Borderline Personality Disorder

Borderline personality disorder (BPD) is a serious mental illness characterized by unstable moods, behaviors, and relationships. The term was first used by psychiatrists to describe this disorder, which was at the "border" of psychosis.

The American Psychiatric Association (APA) describes people with BPD as people with a distorted and unstable self-image or sense of self. Without the emotional foundation provided by a belief system or sense of identity, their values, opinions, and feelings can suddenly change. They may feel compelled to do things they would rather not do, or they may not know what they have done.

People with severe BPD have extreme personality changes (psychotic episodes). These generally last a few hours and rarely last more than a few days. Most people who suffer from borderline personality disorder suffer from:

  • Difficulty controlling emotions and thoughts
  • Impulsive or self-destructive behavior (excessive spending, risky sex, drug or alcohol abuse, reckless driving, or binge eating)
  • Chaotic relationships with others alternating between extremes of idealization and devaluation

Additional signs and symptoms

  • Frantic efforts to avoid real or imagined abandonment
  • Chronic feelings of emptiness or worthlessness
  • Inappropriate, intense anger or difficulty controlling anger (frequent displays of temper, constant anger, recurrent physical fights)
  • Transient, stress-related paranoid thoughts
  • Feeling disconnected from one's body, thoughts or surroundings (dissociative symptoms)
  • Inability to gain any satisfaction from work or hobbies

People with BPD often have an additional disorder (co-occurring disorder or dual diagnosis) such as: depression, anxiety disorders, substance abuse, eating disorders and self-harm. They are at a higher risk of suicidal behavior or suicide.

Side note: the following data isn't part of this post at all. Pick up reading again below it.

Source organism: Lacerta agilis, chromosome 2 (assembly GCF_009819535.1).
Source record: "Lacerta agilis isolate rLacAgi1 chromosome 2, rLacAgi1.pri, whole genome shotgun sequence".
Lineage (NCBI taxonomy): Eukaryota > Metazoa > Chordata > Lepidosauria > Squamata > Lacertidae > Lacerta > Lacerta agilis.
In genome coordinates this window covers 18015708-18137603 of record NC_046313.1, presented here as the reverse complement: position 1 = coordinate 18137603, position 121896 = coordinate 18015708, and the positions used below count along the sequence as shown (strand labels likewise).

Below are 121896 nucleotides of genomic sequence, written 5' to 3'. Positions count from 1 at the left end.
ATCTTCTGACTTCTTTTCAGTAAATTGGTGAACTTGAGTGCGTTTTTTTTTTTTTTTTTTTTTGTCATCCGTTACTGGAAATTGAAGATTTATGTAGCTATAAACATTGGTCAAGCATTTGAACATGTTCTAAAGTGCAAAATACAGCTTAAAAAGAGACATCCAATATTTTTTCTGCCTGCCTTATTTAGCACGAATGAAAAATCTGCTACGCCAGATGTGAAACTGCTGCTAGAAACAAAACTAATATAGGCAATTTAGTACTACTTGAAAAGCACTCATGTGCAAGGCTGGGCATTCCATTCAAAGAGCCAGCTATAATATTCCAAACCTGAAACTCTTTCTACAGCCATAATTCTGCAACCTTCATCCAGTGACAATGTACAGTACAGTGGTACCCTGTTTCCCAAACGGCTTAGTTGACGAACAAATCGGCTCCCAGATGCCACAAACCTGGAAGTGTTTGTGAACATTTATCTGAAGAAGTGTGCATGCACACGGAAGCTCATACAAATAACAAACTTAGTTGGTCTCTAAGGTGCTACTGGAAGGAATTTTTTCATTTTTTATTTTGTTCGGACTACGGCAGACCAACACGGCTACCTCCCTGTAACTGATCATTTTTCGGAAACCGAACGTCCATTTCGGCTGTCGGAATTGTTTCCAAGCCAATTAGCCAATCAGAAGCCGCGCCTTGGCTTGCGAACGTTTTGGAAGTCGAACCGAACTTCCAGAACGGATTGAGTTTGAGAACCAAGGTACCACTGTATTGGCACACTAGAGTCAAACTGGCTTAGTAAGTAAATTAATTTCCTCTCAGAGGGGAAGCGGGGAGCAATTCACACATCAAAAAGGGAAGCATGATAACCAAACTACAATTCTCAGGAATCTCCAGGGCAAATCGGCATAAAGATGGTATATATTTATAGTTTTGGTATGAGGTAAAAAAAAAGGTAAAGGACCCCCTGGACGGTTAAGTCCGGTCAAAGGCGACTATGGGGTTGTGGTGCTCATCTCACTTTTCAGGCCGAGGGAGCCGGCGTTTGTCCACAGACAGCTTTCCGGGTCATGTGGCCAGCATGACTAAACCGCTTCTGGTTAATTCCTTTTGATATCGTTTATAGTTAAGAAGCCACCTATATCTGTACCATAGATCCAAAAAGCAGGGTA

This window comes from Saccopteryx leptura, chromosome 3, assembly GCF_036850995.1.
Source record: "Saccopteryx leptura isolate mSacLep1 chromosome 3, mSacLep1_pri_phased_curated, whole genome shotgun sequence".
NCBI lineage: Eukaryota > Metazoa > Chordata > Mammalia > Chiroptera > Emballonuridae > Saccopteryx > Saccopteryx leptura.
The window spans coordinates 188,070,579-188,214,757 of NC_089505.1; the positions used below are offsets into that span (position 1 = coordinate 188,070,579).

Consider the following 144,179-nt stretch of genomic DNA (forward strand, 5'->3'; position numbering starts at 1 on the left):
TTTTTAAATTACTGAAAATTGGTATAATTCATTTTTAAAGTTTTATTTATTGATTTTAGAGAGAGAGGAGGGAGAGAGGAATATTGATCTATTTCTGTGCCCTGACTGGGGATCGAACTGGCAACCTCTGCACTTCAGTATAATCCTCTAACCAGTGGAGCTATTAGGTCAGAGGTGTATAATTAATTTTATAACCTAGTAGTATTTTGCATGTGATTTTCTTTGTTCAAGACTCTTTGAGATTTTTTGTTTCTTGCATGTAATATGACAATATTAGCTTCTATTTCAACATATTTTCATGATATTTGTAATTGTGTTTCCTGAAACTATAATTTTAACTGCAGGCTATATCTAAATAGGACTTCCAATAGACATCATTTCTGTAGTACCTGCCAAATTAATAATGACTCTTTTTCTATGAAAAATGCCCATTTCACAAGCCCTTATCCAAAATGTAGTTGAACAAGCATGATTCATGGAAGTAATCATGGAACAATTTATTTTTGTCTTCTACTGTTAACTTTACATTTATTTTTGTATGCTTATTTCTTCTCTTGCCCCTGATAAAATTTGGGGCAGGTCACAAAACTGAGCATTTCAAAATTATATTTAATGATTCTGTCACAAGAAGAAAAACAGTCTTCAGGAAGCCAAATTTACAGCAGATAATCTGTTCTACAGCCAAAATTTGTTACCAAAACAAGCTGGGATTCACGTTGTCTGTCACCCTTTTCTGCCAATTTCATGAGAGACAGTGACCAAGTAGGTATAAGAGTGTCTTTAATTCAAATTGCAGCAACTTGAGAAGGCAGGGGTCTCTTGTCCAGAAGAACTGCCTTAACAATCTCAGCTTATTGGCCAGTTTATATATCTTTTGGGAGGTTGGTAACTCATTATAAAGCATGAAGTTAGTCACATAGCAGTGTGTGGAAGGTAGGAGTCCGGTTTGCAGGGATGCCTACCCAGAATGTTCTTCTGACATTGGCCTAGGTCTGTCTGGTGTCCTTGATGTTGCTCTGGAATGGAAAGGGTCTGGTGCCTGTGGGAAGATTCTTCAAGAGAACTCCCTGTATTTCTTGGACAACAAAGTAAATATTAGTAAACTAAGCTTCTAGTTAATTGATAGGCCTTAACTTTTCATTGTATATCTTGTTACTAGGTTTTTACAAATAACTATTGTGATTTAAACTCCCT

There is no single cause of borderline personality disorder. Researchers believe it is due to a combination of several factors, including a person's genes, personal temperament, social interactions and coping skills. A dysfunctional family life, including physical, sexual and emotional abuse, and abandonment during childhood or adolescence, can contribute to the development of BPD. BDP usually begins in adolescence, although some signs of it may occur in childhood.


After a medical examination to rule out other possible causes of symptoms, the individual is referred to a mental health professional experienced in diagnosing and treating mental disorders, such as a psychiatrist, psychologist, clinical social worker, or psychiatric nurse (APRN or ARNP). They can conduct a thorough interview and perform a psychological evaluation to assess symptoms' severity.


Psychotherapy is usually the most effective treatment for borderline personality disorder. Medications may be prescribed to treat depression and mood swings. Types of psychotherapy used to treat borderline personality disorder include the following:

Cognitive-behavioral therapy (CBT)

CBT can help people with borderline personality disorder identify and change core beliefs and/or behaviors that underlie inaccurate perceptions of themselves and others and problems interacting with others. CBT may help reduce a range of mood and anxiety symptoms and reduce the number of suicidal or self-harming behaviors.

Dialectical behavior therapy (DBT)

This therapy focuses on the concept of mindfulness or awareness and attention to the current situation. DBT imparts skills for controlling intense emotions, reducing self-destructive behavior and improving relationships. This therapy differs from CBT in that it seeks a balance between changing and accepting beliefs and behaviors.

Schema-focused therapy

This type of therapy combines elements of CBT with other forms of psychotherapy that focus on reformulating schemas or self-conception This approach is based on the idea that borderline personality disorder stems from a dysfunctional self-image - possibly caused by negative childhood experiences - that affects how people react to their environment, interact with others, and deal with problems or stress.

CHI Health Psychiatric Associates, with offices in Omaha and surrounding areas, has highly-trained mental health providers who can address the psychological needs of those who suffer from personality disorders.

If you think you or a loved one may be suffering from borderline personality disorder, call (402) 717-HOPE.